Update on The Book – The Art and Science of Natural Dye

Yesterday I received a phone call from Schiffer Publications – the publisher of Joy’s and my upcoming natural dye book. 

I am sorry to report that the release date, originally projected for the end of October, has been delayed until late January.

Why the delay? 

Schiffer is taking great pains to be sure that all color reproduction is exact and precise. The book is illustrated with photos of actual samples from my dye tests. Our goal was to share some of the hundreds of samples that I have done, comparing the use of different mordants, tannins, dye treatments, times in the dyebath, etc. Many of the variations are subtle – but the differences are important.

Careful color adjustments have been made to the digital images in Art & Science of Natural Dye to ensure that the dye colors  reproduce as accurately as possible through  the print process. Color proofs are  reviewed and compared to the actual dye samples as part of this process.

Yes, it will be delayed, but the color will be the best possible printed reproduction and I’m very happy about that. It’s good to be working with a publisher that really cares about these “small” details – they are really not small at all. Below is just a small hint of what will be included. 

I know that many of you have pre-ordered the book and are anxiously awaiting it. Joy and I  appreciate the vote of confidence and are sorry for the delay.

I can suggest a great thing to do while you’re waiting: 

Yesterday, on a long drive back home from New England, I finally had the chance to listen to a lecture given by Michel Garcia and available as a Maiwa Podcast. It’s title is Field Notes in the Color Garden, parts 1 & 2. It’s a long, wonderful, rambling lecture that Michel gave in 2015 and Maiwa uploaded as a podcast this year.  It has given me much to think about in regards to dye plants, resource books, investigation, and the human scale of natural dye. 

And keep dyeing!

It’s still less than a year since Joy and I turned in the manuscript and images to the publisher. My learning has not stopped and once the book is released, I look forward to sharing some of the things I’ve continued to work on and learn about since we sent the manuscript away.  “Stay tuned”.

Catharine

It’s Goldenrod Season

I  have always enjoyed how the goldenrod grows and blooms alongside the purple asters – a beautiful combination of complimentary colors. Goldenrod (Solidago sp.) is a member of the aster family. There are many solidago species native to North America, and they can also be found in other parts of the world.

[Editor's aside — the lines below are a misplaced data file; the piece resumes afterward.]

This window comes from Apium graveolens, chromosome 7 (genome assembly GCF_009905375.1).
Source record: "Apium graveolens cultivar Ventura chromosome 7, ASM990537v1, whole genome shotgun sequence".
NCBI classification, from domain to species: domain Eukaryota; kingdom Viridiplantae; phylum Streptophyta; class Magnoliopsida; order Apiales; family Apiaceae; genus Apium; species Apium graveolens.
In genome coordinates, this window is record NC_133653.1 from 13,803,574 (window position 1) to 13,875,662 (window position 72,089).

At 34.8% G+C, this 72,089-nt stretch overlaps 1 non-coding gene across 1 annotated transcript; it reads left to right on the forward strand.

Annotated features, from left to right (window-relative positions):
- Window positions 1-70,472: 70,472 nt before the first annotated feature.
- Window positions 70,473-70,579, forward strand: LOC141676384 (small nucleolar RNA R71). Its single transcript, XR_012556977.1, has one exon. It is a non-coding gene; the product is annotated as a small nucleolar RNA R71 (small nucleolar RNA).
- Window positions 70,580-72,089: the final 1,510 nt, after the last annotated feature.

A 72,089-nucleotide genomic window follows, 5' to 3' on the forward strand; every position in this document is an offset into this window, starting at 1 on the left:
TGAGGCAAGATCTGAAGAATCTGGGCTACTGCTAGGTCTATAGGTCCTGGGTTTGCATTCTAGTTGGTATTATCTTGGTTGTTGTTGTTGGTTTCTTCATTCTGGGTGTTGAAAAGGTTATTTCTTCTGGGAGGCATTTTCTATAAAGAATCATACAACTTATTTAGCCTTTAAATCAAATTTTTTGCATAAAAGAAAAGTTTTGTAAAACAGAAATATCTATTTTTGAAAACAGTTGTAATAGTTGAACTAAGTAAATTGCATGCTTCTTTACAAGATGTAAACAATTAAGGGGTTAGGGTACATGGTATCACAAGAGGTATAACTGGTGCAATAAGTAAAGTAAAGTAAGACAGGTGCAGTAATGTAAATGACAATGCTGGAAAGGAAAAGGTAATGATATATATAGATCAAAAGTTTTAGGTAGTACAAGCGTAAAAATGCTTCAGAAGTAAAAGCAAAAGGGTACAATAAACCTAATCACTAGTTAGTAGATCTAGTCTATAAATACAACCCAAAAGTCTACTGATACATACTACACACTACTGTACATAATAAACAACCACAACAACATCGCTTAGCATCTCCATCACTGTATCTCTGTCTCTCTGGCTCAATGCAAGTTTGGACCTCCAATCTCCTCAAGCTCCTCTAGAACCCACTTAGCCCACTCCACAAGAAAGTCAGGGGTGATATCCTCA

Is goldenrod a good source of dye? Yes, but with reservations. 

Though it is not one of the “classical” dyes, and it’s lightfastness does not match that of weld, it was used as a locally available dye in North American and Europe. Dominique Cardon (Natural Dyes: Sources, Tradition, Technology, and Science) writes about goldenrod’s  historical use, along with weld and Persian berries, to dye the yellow hats the Jews were required to wear in the south of France in the 13th century. 

I’ve always read that goldenrod does NOT dry well for future use – so I never tried to dry it. I can accept the fact that some dyes deteriorate in the drying process. Black walnut hulls are a good example.

A couple years ago I was teaching a class here in Asheville, NC on dyes that could be sourced from the local food co-op. I used dried goldenrod plant material, as it is used medicinally. It resulted in very good color. So I began to wonder….. CAN A GOOD DYE BE OBTAINED FROM DRIED GOLDENROD? 

It’s one thing to read a statement about a plant – it’s another thing to know and understand that statement. I  had never tried to dry goldenrod. This year I finally got around to doing my own testing.

I gathered fresh goldenrod, and used that to dye aluminum mordanted wool, silk, and cotton. There are many yellow dyes in goldenrod and they may include quercitron, isoquercitron, kaempferol, astragalin, isorhamnetin. Since the dyes in goldenrod are primarily flavonols, a mordant is required.